In this entry, we describe the relevance of the value systems of individualism and collectivism. The articulation of these two value systems led to research demonstrating that the home culture of collectivistic children often opposes the individualistic culture of schools in the United States.1,2 The roots of this cross-cultural value conflict lie in the poverty and lack of opportunity for formal education experienced by new immigrant parents from Mexico and Central America – a sociodemographic environment in which collectivism is functional.3 Because of the conflict between the collectivism of the home environment and the individualism of the school, this situation creates the need for educational intervention. The Bridging Cultures Project™ is just such an intervention. It was designed to alleviate the cross-cultural value conflict experienced by most immigrant families from Mexico and Central America when they send their children to U.S. schools. The project can also be applied to other minority cultures with familistic or collectivistic cultural roots.
Research context: Applying the two cultural pathways of development to formal education
Empirical research documents cross-cultural value conflict between the more collectivistic pathway of development assumed by Latino immigrant families and the individualistic pathway taken for granted by the schools.1,2 These differences in cultural values coalesced into five major themes; in each case, the teacher assumed the relatively greater importance of the first element in the dichotomy, while the Latino immigrant parent assumed the importance of the second element: 1) individual versus family accomplishment; 2) praise versus criticism; 3) cognitive versus social skills; 4) verbal expression versus respectful communication with authority; and 5) parent’s role in teaching versus socializing the child.
Key Research Question
Based on ethnographic observation and other research,1,2 four researchers (Patricia M. Greenfield, Blanca Quiroz, Carrie Rothstein-Fisch and Elise Trumbull) posed the question: How might knowledge of the cultural pathways of individualism and collectivism impact teachers’ ability to work with collectivistic students and families?
Our research for the Bridging Cultures Project was based on Latino immigrant families and their school experience, and thus we recruited seven bilingual (Spanish-English) elementary school teachers serving large numbers of immigrant Latino students from the greater Los Angeles area.4 Four of the teachers were Latino, three were European-American; six were female, one was male; all grade levels of elementary school were represented, kindergarten through fifth grade. In a pre-test, the teachers’ responses to home-school scenarios revealed that they were strongly individualistic in their problem solving strategies (86% individualistic). After three workshops, we conducted a post-test that showed the teachers had shifted to a more balanced perspective (57% collectivistic, 21% individualistic and 21% both individualistic and collectivistic). Thereafter we conducted classroom observations, interviews and semi-monthly meetings, documenting how teachers developed, implemented and evaluated new strategies for their collectivistic students.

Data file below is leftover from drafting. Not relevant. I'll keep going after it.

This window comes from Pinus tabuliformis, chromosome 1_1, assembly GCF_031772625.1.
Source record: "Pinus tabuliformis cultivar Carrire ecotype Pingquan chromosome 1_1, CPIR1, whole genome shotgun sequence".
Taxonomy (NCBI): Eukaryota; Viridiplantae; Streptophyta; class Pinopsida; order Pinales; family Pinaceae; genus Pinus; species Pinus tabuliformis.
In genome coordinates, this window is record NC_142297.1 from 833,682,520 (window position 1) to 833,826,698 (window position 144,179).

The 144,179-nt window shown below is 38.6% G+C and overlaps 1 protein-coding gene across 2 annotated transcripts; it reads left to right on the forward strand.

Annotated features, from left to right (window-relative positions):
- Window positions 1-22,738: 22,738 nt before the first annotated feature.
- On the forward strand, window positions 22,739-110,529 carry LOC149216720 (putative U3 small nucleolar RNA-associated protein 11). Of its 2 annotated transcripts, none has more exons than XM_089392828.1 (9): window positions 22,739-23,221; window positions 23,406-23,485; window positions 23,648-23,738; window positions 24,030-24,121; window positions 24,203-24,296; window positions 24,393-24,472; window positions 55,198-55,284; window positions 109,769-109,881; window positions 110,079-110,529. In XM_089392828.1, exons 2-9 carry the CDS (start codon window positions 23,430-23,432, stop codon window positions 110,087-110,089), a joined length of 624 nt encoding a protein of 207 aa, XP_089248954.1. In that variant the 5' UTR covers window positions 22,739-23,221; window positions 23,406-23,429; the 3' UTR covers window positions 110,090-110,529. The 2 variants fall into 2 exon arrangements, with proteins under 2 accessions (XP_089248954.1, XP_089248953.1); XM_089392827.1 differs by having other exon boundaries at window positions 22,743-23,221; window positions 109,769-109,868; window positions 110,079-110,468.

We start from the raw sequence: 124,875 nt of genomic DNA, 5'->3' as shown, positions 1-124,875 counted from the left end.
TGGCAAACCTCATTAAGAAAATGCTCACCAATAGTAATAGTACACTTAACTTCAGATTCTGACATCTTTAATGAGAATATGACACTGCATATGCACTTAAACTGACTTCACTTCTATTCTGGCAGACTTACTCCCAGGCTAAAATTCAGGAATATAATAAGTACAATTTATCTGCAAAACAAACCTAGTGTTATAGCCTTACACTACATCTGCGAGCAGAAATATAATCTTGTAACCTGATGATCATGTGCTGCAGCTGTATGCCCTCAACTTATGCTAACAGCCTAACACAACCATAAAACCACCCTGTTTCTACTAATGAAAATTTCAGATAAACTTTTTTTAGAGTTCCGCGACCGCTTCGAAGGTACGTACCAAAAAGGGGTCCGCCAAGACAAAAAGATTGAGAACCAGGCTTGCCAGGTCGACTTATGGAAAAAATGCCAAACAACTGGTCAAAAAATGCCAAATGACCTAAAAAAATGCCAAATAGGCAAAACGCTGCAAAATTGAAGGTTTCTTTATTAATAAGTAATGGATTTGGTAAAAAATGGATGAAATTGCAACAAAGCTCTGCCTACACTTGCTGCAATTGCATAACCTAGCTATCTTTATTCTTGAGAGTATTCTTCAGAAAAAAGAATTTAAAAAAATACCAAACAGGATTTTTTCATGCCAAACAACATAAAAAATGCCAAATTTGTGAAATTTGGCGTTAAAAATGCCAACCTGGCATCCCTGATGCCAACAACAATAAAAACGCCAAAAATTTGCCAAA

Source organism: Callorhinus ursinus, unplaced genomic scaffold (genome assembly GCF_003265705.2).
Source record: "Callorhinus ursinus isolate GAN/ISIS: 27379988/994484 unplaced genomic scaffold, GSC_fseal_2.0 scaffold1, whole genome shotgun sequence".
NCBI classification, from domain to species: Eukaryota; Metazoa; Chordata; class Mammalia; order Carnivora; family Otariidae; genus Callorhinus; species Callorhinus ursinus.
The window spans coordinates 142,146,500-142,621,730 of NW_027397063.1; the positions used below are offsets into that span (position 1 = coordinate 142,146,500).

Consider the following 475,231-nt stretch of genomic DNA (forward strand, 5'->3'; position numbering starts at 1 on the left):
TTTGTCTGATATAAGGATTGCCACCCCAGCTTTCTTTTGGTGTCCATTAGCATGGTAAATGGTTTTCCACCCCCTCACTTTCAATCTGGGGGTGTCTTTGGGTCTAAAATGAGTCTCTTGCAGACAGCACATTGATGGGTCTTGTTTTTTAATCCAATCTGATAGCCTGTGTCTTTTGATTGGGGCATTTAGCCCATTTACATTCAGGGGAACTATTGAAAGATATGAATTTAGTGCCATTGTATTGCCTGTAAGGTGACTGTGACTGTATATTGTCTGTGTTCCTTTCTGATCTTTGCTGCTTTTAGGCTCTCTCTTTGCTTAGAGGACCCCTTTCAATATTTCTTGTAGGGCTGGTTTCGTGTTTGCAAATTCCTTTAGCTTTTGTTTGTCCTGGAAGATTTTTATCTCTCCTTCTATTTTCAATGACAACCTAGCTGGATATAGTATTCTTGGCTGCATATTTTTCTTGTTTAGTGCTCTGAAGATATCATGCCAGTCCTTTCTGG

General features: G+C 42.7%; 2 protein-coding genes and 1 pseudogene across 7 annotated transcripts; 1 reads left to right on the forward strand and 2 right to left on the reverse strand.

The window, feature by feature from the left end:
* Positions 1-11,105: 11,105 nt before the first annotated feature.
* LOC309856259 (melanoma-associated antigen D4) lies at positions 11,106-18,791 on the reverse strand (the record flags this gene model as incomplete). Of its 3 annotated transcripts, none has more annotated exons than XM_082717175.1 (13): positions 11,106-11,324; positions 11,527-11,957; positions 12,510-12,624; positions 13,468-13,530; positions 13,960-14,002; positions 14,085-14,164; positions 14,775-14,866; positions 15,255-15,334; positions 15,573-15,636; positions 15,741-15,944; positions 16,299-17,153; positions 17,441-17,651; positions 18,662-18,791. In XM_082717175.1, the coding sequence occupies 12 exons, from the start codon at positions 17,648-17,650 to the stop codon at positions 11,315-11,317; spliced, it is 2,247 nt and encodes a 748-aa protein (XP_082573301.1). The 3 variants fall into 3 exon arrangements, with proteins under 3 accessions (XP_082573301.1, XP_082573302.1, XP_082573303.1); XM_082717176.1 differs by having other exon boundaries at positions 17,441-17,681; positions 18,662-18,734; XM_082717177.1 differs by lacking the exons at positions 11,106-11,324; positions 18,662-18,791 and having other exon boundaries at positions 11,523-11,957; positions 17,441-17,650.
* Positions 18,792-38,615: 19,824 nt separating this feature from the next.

How Bridging Cultures changed classroom practices and home-school relations
The teachers’ experimentation in their own classrooms and schools has proven the framework of individualism and collectivism to be more generative than we ever dreamed possible, resulting in vast numbers of innovations to support student learning. We have identified many of these classroom practices elsewhere.5,6,7 The innovations we highlight in this entry include parent relations, language arts and classroom management.
Changed practices with families
Bridging Cultures teachers almost immediately initiated changes in how they communicated with and supported families.8 One teacher substituted small-group parent conferences for the usual individual conferences, a change that resulted in a new parent-teacher dynamic and a group voice for the parents rather than individual voices. After one hour, parents could sign up for a private conference or ask a few questions privately.9 (p. 69) As a result of this teacher’s success, her principal asked her to conduct a workshop at her school to encourage other teachers to try the group conference approach. Other Bridging Cultures soon began experimenting with the same approach.
Another teacher decided she would try to increase the number of parent volunteers. Although the teacher is Latina and her first language is Spanish, she reported, “Both the parents and I had difficulty approaching each other for help. Most parents had little formal education and probably did not know they could actually assist in the classroom: only a few had attended junior high or high school. I had to conduct my own informal ethnographic research about my families and began to build relationships with parents in the process… Although I was now averaging five parent volunteers a week, I still felt like there was something missing. Many parents would stay but were uncomfortable [interrupting me] while I was teaching a lesson to ask what they could do…”5
To support parents, the teacher compiled a notebook with an introductory paragraph describing why parental help would be so useful in the class. She also described an array of different ways parents could help in the classroom, from preparing materials to helping with reading. She also indicated that younger siblings were welcome in the class and that their presence might actually help them transition to school later on. Ultimately, the teacher more than doubled her volunteers from 5 to 12, including 10 who worked over 100 volunteer hours during the school year.8
Cultural knowledge facilitates learning in language arts
Bridging Cultures teachers were also successful in promoting language development, particularly important because many of their students are English learners. Frequent use of choral reading activities allowed students to practice their burgeoning English skills without fear of errors because their voices could blend in with the group.6 In other cases, children normally very fearful of speaking in front of the whole class or not wanting to be isolated from the group, were assigned to groups who came to the front of the class together as each one took turns describing an object brought from home. In this way, learning to “speak out,” an individualistic goal of the school, was shaped by the teacher’s knowledge that initial group support would assist students to meet that goal.